This book is not a book about strategy. Rather, it is an empirical and scientific work that collects facts (data), draws conclusions, and posits a theory based upon them, familiar ground for a physicist.
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Format: Paperback
Mahajan notes that the U.S. from Bush Sr. through Clinton and George the dumber gave Saddam every reason not to fully comply with the disarmament provisions of UN resolution 687 by stating that contrary to that resolution, it would keep sanctions on Iraq and seek to overthrow Saddam even if Iraq was certified to be completely disarmed. The U.S. engaged in heavy spying of Iraqi government institutions about matters nothing to do with WMD, as noted by former Inspections head Rolf Eakus in his Financial Times interview. In Operation Desert Fox in December 1998, he notes, only 11 of 97 targets were WMD related. The rest were Republican guard and secret police facilities, command and control centers. He notes that the U.S. likely decided to invade Iraq in August 2002 when Rumsfeld started bombing command and control centers and non-active air defenses in the illegal "no-fly zones" whose bombings were causing hundreds of civilian casualties according to former UN humanitarian coordinator Hans Von Sponek.
The U.S. got the security council to pass UN resolution 706, in September 1991, the original "Oil for Food ," which after "reparations" to go in large part to oil companies harmed by Iraq's occupation of Kuwait, left Iraq a maximum of only 930,000 dollars of oil to sell over a trial period of several months. This was well below the proposal of UN undersecretary Aga Khan that called for Iraq to be able to sell enough oil to be able to partially repair its vital civilian infrastructure destroyed by the U.S. in 1991. When the program started about $15 per capita got in, only about 26 out of the 41 billion directed for Iraq, and the Iraqi economy remained collapsed, unable to generate income. He quotes UN under secretary general Martti Ahtissaari from 1991, left Iraq in a "near-apocalyptic state.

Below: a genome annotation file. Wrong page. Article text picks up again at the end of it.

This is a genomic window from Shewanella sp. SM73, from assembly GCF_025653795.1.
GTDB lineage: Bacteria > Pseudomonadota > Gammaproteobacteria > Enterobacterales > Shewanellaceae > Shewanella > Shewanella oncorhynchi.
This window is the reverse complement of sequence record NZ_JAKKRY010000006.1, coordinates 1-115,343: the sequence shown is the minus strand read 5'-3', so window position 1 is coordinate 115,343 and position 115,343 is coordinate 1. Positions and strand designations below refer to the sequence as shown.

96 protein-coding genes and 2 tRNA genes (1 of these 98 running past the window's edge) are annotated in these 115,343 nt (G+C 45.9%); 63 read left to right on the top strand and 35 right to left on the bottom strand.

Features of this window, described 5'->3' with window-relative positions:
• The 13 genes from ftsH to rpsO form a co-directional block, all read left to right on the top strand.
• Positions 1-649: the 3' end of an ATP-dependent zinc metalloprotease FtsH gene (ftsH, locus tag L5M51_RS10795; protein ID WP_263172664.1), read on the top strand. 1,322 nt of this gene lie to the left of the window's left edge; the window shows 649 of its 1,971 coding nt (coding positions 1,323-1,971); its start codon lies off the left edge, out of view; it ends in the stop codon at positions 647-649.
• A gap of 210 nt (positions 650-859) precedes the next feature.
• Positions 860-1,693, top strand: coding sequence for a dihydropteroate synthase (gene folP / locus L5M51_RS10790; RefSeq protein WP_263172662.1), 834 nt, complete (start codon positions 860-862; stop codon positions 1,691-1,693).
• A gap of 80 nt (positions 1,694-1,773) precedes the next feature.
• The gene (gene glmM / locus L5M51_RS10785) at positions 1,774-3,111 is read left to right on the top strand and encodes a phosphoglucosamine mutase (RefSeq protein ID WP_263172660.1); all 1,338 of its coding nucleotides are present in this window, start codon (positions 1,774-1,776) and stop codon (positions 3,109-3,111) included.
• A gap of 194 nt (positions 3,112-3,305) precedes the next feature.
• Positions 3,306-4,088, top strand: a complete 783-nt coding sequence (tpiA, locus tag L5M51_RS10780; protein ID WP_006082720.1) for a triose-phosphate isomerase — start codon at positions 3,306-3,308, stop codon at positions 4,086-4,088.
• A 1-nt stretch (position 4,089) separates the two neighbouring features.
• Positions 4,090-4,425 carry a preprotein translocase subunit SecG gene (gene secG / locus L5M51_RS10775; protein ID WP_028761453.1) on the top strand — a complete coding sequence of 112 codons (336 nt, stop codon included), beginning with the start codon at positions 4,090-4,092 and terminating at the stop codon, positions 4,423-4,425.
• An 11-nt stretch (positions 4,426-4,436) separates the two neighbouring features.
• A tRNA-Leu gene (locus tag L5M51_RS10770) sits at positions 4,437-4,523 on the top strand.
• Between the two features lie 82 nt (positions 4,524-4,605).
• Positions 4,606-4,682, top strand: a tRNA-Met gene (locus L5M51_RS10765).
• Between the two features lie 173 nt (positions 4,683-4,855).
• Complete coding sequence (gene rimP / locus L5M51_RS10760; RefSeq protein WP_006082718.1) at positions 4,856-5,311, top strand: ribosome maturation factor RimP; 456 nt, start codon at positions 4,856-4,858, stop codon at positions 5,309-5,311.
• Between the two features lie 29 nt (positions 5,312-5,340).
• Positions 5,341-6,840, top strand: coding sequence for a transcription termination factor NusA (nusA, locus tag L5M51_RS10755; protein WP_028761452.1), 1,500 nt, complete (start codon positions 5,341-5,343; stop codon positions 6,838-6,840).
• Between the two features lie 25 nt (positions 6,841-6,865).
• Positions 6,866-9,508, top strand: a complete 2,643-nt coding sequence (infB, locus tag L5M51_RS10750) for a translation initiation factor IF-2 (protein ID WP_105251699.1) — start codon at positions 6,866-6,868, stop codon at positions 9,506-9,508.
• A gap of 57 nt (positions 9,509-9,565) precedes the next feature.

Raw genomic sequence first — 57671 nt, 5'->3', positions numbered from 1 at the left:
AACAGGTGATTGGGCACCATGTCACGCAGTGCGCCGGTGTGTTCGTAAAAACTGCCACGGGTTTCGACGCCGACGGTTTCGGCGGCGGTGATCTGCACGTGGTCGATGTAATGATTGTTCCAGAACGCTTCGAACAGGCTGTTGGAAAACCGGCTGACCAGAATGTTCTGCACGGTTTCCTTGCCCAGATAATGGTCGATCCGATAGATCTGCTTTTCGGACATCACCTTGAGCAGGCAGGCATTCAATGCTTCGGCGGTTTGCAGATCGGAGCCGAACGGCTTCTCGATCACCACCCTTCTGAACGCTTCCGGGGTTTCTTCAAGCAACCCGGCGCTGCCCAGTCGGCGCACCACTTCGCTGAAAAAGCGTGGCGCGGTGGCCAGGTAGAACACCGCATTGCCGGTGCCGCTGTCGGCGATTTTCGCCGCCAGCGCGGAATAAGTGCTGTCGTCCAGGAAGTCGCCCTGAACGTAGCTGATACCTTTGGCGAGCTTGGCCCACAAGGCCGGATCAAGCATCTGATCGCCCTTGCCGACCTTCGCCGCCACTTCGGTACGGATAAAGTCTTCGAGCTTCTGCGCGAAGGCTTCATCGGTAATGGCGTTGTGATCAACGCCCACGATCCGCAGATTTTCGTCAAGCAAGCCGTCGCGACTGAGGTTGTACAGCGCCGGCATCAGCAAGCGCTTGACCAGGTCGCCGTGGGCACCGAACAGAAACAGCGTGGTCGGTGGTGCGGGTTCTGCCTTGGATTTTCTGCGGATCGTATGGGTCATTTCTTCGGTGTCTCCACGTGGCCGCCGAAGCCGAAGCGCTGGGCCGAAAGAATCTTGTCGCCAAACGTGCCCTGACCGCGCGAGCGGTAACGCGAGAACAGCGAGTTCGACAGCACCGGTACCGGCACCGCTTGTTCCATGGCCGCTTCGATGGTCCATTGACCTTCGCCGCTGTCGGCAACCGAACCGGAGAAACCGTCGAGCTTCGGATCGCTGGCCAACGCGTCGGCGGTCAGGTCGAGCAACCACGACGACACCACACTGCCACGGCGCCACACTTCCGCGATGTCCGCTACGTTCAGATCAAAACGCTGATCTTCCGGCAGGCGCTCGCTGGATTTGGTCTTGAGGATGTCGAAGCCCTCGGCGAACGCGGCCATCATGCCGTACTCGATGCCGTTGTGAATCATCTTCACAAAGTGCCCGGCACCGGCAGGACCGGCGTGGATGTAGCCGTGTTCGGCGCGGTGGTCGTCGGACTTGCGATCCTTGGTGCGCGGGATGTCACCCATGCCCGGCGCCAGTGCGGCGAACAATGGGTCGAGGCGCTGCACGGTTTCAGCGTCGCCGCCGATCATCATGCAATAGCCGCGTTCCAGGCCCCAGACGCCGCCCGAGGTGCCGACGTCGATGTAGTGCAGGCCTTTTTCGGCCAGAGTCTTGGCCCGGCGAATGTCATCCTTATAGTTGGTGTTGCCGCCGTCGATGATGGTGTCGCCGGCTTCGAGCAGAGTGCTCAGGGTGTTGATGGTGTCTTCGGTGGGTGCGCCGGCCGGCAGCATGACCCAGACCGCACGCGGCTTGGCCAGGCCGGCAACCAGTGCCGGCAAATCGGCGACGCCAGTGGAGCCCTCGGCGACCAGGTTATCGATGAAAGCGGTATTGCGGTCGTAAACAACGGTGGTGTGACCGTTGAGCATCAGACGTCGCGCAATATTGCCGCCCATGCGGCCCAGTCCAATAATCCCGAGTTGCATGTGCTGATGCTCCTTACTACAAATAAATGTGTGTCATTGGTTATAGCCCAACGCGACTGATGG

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Format: Paperback
A short, clearly organized, and cogently argued primer of the "real" motivations behind the neoconservative agenda, this book leans ideologically to the left, but is not overly preachy or rabid in its rhetoric. Mahajan connects the dots behind US foreign policy of the Bush era, centering US motivation in a desire to expand US military presence, topple potentially threatening regimes, maintain and increase armed hegemony and technology, and expand control over diminishing resources. The book is logical and there is evidence to support its positions. However, not having been present at PNAC meetings or National Security Council deliberations, Mahajan's conjectures about Bush-administration motives remain just that-- conjectures (albeit compelling ones). Like many authors of this sort, also, Mahajan is long on criticism and short on proffered alternatives. But perhaps it's not necessary to propose "solutions" here... the book sticks to its mission of presenting a possible reason why things are they way they are, and succeeds at this limited but important task. Worth picking up, provocative without being annoying, it is sure to make people of all ideological stripes think.